It is just like with that jailer. He had a “story” of change. If he were working on his “30-second elevator speech”, it might go something like this:
“Before I came to know Christ, I had great fears, lest a prisoner escape, and I would forfeit my life. One day, my worst fears came true, as an earthquake opened the prison, and I thought the prisoners had all escaped, and I would be executed. I decided to take my own life instead. But one of the prisoners explained to me how I could put my faith in Jesus, and ever since that time, I have had a peace and a joy that I never had before, and now I serve God by telling others about Jesus and by ministering to His people.”

That Philippian Jailer had a story of change in his life because of his faith in Jesus. Can I ask you today: Do you have a “story” like that? Do you have a story of change? Again, it may not be dramatic; it may just be: “as a child I was afraid of what would happen if I died, but then I found out that Jesus died on the cross to pay for my sins and give me a home in heaven, and since that time I have never been afraid of dying any more.”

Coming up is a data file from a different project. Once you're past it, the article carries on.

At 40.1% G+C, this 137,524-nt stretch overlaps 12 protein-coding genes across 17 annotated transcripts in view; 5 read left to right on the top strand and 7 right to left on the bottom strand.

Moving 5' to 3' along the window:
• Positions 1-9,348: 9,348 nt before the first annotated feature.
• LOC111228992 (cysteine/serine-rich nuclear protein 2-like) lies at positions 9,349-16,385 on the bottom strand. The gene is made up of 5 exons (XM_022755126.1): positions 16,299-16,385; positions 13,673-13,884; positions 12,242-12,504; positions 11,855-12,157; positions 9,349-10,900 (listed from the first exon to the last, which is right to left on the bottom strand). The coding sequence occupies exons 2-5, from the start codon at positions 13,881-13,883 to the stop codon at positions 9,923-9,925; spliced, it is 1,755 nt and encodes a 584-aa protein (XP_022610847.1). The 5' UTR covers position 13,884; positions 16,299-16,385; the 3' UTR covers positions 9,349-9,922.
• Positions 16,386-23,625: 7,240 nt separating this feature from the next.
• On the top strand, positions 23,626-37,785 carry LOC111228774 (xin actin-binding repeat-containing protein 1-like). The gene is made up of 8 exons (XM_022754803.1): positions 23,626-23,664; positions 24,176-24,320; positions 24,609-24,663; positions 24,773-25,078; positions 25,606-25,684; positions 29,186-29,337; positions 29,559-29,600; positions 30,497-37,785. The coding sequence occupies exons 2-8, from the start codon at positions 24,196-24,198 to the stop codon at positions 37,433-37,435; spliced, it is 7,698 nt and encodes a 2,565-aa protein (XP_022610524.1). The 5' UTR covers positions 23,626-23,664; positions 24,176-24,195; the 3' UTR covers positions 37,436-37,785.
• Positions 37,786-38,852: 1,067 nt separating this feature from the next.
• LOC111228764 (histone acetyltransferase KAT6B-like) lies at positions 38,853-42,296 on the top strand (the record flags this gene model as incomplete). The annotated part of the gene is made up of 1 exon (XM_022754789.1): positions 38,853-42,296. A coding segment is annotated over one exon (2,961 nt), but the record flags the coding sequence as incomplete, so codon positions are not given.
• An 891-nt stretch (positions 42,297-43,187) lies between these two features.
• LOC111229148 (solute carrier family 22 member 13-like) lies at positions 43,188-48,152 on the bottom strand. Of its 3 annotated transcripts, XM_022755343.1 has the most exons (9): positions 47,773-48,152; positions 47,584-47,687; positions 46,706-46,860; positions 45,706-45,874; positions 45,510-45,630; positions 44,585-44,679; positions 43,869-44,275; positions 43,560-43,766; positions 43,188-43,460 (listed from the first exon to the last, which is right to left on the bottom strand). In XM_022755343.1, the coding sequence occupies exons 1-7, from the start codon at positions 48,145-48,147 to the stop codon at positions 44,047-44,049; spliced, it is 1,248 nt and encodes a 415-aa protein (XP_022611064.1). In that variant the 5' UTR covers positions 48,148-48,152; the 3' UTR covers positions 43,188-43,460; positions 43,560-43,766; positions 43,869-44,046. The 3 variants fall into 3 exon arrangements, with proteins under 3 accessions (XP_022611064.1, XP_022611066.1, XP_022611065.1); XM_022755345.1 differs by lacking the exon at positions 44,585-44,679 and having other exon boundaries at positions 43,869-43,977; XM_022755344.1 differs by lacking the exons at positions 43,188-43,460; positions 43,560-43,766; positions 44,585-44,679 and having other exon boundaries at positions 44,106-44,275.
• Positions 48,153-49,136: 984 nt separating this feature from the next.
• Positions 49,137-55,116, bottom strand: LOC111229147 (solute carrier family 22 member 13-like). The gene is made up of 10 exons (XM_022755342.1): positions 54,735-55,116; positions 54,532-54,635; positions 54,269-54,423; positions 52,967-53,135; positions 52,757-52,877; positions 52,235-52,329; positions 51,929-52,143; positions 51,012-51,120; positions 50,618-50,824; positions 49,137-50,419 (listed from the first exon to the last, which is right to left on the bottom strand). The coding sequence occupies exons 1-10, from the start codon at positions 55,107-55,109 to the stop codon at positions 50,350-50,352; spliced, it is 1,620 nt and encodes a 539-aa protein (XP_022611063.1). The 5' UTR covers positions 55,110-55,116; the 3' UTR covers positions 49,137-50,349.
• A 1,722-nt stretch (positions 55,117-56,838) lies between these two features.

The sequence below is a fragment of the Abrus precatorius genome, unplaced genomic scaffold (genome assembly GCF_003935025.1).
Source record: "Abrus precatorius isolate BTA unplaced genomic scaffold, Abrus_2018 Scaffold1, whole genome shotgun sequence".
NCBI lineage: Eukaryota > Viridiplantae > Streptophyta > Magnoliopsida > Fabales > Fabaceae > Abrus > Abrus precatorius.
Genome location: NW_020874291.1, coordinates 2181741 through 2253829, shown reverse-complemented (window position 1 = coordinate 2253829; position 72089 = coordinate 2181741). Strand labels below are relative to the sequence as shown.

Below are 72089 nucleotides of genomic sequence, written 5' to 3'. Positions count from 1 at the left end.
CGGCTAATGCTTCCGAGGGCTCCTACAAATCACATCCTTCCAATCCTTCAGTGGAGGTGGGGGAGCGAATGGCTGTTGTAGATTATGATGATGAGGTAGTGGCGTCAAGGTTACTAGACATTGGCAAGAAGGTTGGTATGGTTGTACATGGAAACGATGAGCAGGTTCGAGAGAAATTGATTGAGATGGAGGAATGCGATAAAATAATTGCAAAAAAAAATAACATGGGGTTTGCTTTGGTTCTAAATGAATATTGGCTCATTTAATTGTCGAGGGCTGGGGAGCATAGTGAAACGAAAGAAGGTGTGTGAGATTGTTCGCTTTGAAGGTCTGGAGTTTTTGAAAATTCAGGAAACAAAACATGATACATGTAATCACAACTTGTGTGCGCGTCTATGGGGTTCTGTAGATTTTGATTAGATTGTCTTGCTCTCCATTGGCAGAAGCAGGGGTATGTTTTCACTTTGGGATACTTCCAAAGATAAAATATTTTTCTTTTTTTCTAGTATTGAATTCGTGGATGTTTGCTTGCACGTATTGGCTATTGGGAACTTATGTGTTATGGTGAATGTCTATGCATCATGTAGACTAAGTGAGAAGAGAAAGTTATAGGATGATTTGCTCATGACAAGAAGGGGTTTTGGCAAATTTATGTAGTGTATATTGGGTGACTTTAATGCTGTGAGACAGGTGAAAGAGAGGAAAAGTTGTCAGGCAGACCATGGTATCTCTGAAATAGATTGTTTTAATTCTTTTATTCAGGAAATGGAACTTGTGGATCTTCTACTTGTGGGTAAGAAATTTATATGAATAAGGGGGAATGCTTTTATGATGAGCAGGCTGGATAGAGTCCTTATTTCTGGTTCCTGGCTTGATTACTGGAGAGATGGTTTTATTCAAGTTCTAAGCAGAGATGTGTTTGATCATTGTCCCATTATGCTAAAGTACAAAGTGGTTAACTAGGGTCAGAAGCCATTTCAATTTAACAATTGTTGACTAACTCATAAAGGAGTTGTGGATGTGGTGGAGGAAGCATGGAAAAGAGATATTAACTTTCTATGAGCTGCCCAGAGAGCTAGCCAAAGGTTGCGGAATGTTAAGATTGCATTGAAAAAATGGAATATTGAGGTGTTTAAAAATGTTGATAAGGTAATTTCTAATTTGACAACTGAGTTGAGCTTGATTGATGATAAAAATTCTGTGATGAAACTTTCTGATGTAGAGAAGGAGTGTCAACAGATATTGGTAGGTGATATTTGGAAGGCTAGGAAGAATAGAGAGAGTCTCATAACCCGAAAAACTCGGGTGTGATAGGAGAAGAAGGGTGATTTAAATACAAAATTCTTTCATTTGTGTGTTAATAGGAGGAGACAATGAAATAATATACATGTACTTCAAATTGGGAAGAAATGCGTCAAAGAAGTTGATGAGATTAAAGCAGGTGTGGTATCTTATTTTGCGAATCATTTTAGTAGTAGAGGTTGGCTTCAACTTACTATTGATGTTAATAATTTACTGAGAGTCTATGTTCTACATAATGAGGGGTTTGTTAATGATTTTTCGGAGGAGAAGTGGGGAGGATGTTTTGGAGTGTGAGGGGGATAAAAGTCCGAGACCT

Do you have a “before and after” story like that, of how you were before you came to Jesus, how you heard about Jesus, and how you have been different since? IS your life different than it was — or if you were saved as a young child, different from how it MIGHT have been? Does your life show the evidence of saving faith: Are you serving the Lord? Are you telling people about Him? Do you love to worship Him? Changing and serving and worshipping the Lord does not save you; but if you are saved, there will be a “before & after”; there will be things like this in your life. It will be the change that assures you that your salvation is real.

IV. THE COMPANY THAT ATTENDED HIM (:31-34)

The Impact His Decision Had on Others

When you get saved, other people will be impacted as well. We see that here in :31-34. Paul & Silas told this jailer, “Believe in the Lord Jesus, and you will be saved, you and your household.” And the result was, that his household WAS saved, :34 says.